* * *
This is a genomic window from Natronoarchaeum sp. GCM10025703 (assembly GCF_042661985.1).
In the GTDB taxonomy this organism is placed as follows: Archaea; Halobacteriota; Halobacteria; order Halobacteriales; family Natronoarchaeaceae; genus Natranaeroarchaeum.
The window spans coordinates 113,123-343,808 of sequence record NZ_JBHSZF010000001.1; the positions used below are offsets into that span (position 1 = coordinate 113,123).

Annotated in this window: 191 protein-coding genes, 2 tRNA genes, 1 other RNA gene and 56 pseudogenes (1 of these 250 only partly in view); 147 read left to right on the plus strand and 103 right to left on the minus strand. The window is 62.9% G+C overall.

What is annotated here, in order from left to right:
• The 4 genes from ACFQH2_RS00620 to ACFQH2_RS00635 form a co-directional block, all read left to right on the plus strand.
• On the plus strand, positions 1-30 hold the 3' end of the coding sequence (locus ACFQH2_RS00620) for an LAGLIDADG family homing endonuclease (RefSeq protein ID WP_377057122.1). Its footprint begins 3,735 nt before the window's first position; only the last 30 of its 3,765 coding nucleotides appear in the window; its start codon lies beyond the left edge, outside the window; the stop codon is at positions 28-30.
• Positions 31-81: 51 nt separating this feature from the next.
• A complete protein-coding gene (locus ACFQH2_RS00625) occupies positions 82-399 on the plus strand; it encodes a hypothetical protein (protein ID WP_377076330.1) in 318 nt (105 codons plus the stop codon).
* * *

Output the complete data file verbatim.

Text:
This is a genomic window from Natronoarchaeum sp. GCM10025703 (assembly GCF_042661985.1).
In the GTDB taxonomy this organism is placed as follows: Archaea; Halobacteriota; Halobacteria; order Halobacteriales; family Natronoarchaeaceae; genus Natranaeroarchaeum.
The window spans coordinates 113,123-343,808 of sequence record NZ_JBHSZF010000001.1; the positions used below are offsets into that span (position 1 = coordinate 113,123).

Annotated in this window: 191 protein-coding genes, 2 tRNA genes, 1 other RNA gene and 56 pseudogenes (1 of these 250 only partly in view); 147 read left to right on the plus strand and 103 right to left on the minus strand. The window is 62.9% G+C overall.

What is annotated here, in order from left to right:
• The 4 genes from ACFQH2_RS00620 to ACFQH2_RS00635 form a co-directional block, all read left to right on the plus strand.
• On the plus strand, positions 1-30 hold the 3' end of the coding sequence (locus ACFQH2_RS00620) for an LAGLIDADG family homing endonuclease (RefSeq protein ID WP_377057122.1). Its footprint begins 3,735 nt before the window's first position; only the last 30 of its 3,765 coding nucleotides appear in the window; its start codon lies beyond the left edge, outside the window; the stop codon is at positions 28-30.
• Positions 31-81: 51 nt separating this feature from the next.
• A complete protein-coding gene (locus ACFQH2_RS00625) occupies positions 82-399 on the plus strand; it encodes a hypothetical protein (protein ID WP_377076330.1) in 318 nt (105 codons plus the stop codon).